Israelis sacrifice chickens to atone for their sins - watch

Kapparot involves the transfer of one's sins to something outside oneself in a short but elaborate process.

Kapparot being performed a day before Yom Kippur. (photo credit: MARC ISRAEL SELLEM)
Kapparot being performed a day before Yom Kippur.
(photo credit: MARC ISRAEL SELLEM)
A day before the Jewish Day of Atonement, Yom Kippur, thousands of Jews in Israel ask for forgiveness from others and from God.
Kapparot (Courtesy Marc Israel Sellem)
A common practice is to perform Kapparot, whereby one transfers his sins to something outside his or herself. The process is short but elaborate.
The sinner first recites selections from the Tanakh or Jewish Bible, including from Isaiah 11:9, Psalms 107:10, 14, 17 to 21 and Job 33:23-24.
Then, it is customary for a man to swing in a circle three times a rooster around his head – and a woman to swing a hen around hers – while reciting a prayer: “This is my exchange, this is my substitute, this is my expiation. This chicken shall go to death and I shall proceed to a good, long life and peace.”
The chicken is then slaughter and is generally donated to the poor.
In the most Orthodox neighborhoods of Israel, it remains common to use roosters and hens for Kapparot, while in most circles, fowl has today been replaced by giving money to charity.
The Environmental Protection Ministry called on the public this year to refrain from swinging live chickens over their heads.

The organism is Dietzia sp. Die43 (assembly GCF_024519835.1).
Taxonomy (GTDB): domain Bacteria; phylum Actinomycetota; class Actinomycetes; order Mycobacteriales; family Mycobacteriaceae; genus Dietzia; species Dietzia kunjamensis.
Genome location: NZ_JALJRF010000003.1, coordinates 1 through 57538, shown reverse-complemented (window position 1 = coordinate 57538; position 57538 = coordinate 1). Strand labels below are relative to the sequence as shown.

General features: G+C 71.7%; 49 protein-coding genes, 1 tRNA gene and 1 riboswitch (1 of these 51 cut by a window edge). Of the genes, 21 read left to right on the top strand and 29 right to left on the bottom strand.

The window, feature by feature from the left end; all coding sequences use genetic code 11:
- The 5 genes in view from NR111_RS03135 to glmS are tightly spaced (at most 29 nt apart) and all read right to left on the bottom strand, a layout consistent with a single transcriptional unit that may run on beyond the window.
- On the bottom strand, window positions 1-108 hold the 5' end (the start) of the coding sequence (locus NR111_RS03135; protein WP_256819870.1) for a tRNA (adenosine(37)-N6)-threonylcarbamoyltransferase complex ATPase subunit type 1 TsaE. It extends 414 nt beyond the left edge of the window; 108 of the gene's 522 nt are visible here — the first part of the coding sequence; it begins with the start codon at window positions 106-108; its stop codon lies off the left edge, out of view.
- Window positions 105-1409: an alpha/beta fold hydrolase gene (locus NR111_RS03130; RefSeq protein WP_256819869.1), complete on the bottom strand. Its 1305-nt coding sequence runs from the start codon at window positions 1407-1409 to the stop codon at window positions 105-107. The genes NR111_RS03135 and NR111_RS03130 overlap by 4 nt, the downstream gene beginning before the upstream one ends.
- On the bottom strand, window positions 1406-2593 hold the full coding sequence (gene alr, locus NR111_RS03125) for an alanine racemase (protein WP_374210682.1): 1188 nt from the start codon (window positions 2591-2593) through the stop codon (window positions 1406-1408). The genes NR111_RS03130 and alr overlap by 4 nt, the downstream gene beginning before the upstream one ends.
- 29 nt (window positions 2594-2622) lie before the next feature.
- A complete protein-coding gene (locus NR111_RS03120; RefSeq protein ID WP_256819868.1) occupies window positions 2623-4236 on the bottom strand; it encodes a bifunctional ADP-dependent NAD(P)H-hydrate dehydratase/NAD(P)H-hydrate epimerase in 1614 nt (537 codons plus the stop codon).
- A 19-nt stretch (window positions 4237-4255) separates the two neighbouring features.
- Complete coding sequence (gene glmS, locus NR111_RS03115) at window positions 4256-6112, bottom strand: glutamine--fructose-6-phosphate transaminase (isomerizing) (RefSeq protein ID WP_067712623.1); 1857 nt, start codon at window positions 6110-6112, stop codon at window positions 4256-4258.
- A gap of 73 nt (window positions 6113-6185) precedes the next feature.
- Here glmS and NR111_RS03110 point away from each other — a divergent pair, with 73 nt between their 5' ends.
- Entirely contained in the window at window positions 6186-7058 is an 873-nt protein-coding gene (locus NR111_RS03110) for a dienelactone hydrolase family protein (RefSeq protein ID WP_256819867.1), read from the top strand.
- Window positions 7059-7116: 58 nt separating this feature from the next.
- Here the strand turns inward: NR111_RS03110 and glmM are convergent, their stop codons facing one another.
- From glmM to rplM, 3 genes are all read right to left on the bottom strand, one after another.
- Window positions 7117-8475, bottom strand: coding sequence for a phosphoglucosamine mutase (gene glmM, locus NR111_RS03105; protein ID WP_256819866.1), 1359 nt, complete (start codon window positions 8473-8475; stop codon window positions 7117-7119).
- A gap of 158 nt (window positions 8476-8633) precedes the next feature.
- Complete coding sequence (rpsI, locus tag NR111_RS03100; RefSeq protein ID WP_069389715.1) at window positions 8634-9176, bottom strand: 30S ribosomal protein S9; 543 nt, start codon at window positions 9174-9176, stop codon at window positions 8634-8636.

A press release from the ministry warns that it’s cruel to spin anything living, but adds that the fowl are held in crowded cages in poor conditions, causing them even more discomfort.
The ministry said that giving charity is not a new approach, and that one should realize that using fowl is not Jewish law but only tradition.
As the chicken is usually slaughtered and made into a meal for the poor, it’s possible that past generations valued it as a way to feed those less fortunate in pre-modern society. However, one can replace the chicken with a sum of money and utter the blessing as well; the coins or notes “accept” the sins and the money can then be given to charity.
Speaking to The Jerusalem Post in 2013, Rabbi Adam Frank said that “personally, I do the Kapparot with money for charity every year. I run the butchery as a service to the community. But if it were up to me, I would cancel the tradition.”